What annoys me about this article is that it doesn't make a single mention of anyone being interested in finding the cause of this global depression, and nor does anyone attempt to treat it other than with anti-depressants, exercise and CBT. See this paragraph, which explicitly mentions the NHS - and comes out with some nonsense in the process :

    Snow Leopard and Peter Trewhitt like this.
  7. Invisible Woman

    Invisible Woman Senior Member (Voting Rights)

    We often see papers here looking at depression as at least a comorbidity with chronic ill health. It seems the NHS and government/healthcare services elsewhere are prepared to spend significant sums of money on address supposed mental health needs of those who are chronically ill.

    However, as we discussed elsewhere on the forum, in all likelihood they would get much better value for money if they invested in better support for the chronically ill. Support in terms of adjustment to becoming ill, tools and services needed to manage the illnesses as effectively as possible and so forth. Especially as prevention is supposedly better than cure then why not take this approach to mental health too.

    In addition to the adjustment and isolation faced by many chronically ill, even those with chronic health problems who can still participate fully in society face a more subtle type of discrimination. Something that has struck me during the pandemic is the number of people calling for the elderly and clinically vulnerable to be isolated while they carry on with their lives. The precautions seen as an unnecessary punishment on them. The flip side being it's okay to "punish" the sick and elderly, even though these groups are probably more likely to take more precautions.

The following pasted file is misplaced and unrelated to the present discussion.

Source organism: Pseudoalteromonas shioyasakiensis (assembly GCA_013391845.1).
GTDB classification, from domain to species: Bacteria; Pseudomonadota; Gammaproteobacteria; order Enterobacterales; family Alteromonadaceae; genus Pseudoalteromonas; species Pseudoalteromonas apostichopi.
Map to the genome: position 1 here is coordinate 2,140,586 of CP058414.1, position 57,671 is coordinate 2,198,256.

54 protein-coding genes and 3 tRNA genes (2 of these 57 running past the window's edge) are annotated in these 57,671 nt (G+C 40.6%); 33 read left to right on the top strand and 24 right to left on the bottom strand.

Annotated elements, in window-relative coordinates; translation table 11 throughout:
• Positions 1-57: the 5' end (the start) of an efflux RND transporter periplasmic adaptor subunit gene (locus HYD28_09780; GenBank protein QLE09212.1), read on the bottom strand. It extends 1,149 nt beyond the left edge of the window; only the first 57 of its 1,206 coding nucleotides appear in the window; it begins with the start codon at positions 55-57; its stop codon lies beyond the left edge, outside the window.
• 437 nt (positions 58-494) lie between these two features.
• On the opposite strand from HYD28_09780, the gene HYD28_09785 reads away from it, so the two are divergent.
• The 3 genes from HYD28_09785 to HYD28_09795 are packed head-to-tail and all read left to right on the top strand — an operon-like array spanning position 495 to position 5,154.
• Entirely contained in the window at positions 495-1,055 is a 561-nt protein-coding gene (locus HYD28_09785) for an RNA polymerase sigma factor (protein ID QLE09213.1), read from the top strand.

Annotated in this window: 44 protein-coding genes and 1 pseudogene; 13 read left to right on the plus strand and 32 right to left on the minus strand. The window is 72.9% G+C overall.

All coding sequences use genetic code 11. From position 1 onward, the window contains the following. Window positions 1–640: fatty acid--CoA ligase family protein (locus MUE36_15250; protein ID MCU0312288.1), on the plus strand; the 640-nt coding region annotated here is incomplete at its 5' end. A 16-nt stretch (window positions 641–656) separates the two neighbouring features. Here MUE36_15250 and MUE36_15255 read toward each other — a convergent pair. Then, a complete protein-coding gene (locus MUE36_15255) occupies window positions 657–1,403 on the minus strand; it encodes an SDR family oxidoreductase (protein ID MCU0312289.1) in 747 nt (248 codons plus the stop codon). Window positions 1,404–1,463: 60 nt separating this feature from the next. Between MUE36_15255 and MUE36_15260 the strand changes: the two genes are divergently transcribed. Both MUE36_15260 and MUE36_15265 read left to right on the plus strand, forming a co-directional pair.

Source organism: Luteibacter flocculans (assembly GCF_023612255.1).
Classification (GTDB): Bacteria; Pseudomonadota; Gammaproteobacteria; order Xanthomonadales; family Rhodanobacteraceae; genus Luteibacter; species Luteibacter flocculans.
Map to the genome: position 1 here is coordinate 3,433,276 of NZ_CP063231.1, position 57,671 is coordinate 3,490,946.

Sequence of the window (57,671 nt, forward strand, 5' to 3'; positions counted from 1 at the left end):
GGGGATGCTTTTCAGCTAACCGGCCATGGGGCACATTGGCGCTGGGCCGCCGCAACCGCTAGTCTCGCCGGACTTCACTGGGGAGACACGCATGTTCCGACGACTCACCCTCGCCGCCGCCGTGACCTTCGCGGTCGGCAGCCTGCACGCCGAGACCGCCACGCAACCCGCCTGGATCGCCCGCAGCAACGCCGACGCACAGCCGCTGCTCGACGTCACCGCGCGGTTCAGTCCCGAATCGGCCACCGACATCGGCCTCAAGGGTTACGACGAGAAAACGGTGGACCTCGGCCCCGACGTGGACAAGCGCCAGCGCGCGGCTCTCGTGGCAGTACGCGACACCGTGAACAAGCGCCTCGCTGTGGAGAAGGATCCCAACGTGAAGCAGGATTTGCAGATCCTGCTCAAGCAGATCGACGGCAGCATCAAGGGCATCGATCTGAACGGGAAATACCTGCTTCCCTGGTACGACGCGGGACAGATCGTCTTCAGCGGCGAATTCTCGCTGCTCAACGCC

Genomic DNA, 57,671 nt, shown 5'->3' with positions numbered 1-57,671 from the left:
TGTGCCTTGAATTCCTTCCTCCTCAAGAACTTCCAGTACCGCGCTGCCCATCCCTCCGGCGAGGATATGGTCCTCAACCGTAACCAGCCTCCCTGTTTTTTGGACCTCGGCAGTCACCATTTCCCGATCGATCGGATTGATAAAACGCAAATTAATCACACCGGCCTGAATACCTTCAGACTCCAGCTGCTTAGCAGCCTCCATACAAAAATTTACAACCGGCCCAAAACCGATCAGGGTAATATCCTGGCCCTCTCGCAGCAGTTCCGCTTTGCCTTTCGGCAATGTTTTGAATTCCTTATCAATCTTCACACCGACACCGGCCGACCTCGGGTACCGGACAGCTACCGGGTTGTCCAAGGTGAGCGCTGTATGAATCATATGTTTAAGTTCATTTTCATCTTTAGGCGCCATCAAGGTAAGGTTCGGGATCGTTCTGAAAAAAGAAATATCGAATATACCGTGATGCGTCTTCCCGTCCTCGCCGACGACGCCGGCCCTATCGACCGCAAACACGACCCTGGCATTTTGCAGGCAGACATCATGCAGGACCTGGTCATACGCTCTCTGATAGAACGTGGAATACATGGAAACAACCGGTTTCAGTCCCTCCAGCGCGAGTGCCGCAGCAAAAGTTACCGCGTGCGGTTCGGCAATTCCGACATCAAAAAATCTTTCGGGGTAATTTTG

There's also the assumption that the chronically ill are "other" and don't impinge on the lives of the healthy. Yet many of the chronically ill hold down jobs. The person that some people would cheerfully have isolate indefinitely might be someone they rely on - their boss, doctor, child's teacher, parents carer, bus driver and so forth.

    This "othering" or idea that one could and maybe should separate those out with poor health ignores the contributions that those with poor health make to society & contribute to the economy. I feel this is inherent in our society & most people are unaware of it. Then when their time comes and they need and seek support to find it's not available and they're considered somehow not worthy of it it a massive shock and adds an unnecessary mental health burden to the identity crisis faced when a person becomes chronically ill.
    Simbindi, Snow Leopard, shak8 and 4 others like this.